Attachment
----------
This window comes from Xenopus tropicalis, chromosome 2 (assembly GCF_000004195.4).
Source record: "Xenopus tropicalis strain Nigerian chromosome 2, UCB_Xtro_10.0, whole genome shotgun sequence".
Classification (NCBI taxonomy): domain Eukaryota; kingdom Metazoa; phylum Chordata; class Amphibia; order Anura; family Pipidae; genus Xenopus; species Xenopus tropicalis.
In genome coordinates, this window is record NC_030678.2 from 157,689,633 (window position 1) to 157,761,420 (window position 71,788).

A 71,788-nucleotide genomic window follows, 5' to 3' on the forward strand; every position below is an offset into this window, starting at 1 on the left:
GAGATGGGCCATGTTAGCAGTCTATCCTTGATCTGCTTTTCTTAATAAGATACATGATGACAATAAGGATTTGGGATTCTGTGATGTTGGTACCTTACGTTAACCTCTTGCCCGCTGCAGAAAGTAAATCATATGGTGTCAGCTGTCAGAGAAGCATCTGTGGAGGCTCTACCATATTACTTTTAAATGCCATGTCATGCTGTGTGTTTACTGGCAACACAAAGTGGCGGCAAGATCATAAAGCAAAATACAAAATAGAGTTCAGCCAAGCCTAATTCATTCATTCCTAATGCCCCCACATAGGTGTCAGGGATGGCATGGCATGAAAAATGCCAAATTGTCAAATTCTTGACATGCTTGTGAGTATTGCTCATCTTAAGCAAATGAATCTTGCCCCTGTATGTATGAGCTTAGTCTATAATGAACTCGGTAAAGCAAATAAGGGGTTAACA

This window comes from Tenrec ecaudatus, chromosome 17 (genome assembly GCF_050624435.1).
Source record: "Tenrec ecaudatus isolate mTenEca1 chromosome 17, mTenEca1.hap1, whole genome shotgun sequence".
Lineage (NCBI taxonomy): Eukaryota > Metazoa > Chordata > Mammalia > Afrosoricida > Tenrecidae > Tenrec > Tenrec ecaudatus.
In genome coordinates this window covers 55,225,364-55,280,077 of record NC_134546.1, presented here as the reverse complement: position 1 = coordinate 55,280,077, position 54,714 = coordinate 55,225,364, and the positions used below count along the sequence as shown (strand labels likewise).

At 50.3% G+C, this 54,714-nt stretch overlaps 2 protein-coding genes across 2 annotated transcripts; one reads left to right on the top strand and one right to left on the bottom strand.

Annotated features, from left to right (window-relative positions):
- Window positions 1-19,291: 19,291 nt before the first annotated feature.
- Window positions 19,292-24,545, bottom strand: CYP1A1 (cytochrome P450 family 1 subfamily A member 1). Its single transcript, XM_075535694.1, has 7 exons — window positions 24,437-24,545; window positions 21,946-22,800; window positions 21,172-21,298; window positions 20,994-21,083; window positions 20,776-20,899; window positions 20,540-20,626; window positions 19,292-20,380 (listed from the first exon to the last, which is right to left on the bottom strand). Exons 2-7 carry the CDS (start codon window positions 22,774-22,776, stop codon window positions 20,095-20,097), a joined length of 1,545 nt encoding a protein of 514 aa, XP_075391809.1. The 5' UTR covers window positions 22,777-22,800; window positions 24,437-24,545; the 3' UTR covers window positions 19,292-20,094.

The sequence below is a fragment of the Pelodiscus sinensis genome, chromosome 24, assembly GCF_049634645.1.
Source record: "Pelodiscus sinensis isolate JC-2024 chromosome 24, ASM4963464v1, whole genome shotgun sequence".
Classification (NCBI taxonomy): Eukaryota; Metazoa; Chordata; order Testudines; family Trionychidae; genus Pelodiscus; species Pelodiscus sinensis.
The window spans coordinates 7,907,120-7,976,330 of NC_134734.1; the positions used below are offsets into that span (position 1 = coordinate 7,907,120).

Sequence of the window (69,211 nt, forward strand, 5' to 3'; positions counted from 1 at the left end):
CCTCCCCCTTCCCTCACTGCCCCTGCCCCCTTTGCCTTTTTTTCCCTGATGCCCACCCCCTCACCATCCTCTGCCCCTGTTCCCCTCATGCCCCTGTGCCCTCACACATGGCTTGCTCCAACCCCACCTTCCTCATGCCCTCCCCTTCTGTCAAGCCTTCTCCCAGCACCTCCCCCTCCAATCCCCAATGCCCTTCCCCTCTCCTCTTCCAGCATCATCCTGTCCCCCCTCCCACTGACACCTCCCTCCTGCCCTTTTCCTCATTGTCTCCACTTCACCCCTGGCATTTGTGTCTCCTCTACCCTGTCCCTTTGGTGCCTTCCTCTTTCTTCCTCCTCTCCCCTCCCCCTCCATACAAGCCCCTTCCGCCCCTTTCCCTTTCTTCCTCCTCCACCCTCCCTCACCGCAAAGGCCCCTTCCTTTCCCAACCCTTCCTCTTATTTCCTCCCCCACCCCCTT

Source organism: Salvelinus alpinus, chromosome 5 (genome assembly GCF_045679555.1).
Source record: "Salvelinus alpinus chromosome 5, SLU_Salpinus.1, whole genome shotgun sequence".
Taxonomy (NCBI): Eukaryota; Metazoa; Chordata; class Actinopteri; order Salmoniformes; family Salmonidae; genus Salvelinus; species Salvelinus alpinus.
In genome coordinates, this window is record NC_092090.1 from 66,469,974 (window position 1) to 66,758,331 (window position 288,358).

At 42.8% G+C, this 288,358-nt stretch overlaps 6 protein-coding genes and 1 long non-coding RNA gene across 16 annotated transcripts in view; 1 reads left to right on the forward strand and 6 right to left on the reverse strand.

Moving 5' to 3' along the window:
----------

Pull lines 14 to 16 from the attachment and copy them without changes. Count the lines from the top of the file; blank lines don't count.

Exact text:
- Window positions 19,292-24,545, bottom strand: CYP1A1 (cytochrome P450 family 1 subfamily A member 1). Its single transcript, XM_075535694.1, has 7 exons — window positions 24,437-24,545; window positions 21,946-22,800; window positions 21,172-21,298; window positions 20,994-21,083; window positions 20,776-20,899; window positions 20,540-20,626; window positions 19,292-20,380 (listed from the first exon to the last, which is right to left on the bottom strand). Exons 2-7 carry the CDS (start codon window positions 22,774-22,776, stop codon window positions 20,095-20,097), a joined length of 1,545 nt encoding a protein of 514 aa, XP_075391809.1. The 5' UTR covers window positions 22,777-22,800; window positions 24,437-24,545; the 3' UTR covers window positions 19,292-20,094.

The sequence below is a fragment of the Pelodiscus sinensis genome, chromosome 24, assembly GCF_049634645.1.
Source record: "Pelodiscus sinensis isolate JC-2024 chromosome 24, ASM4963464v1, whole genome shotgun sequence".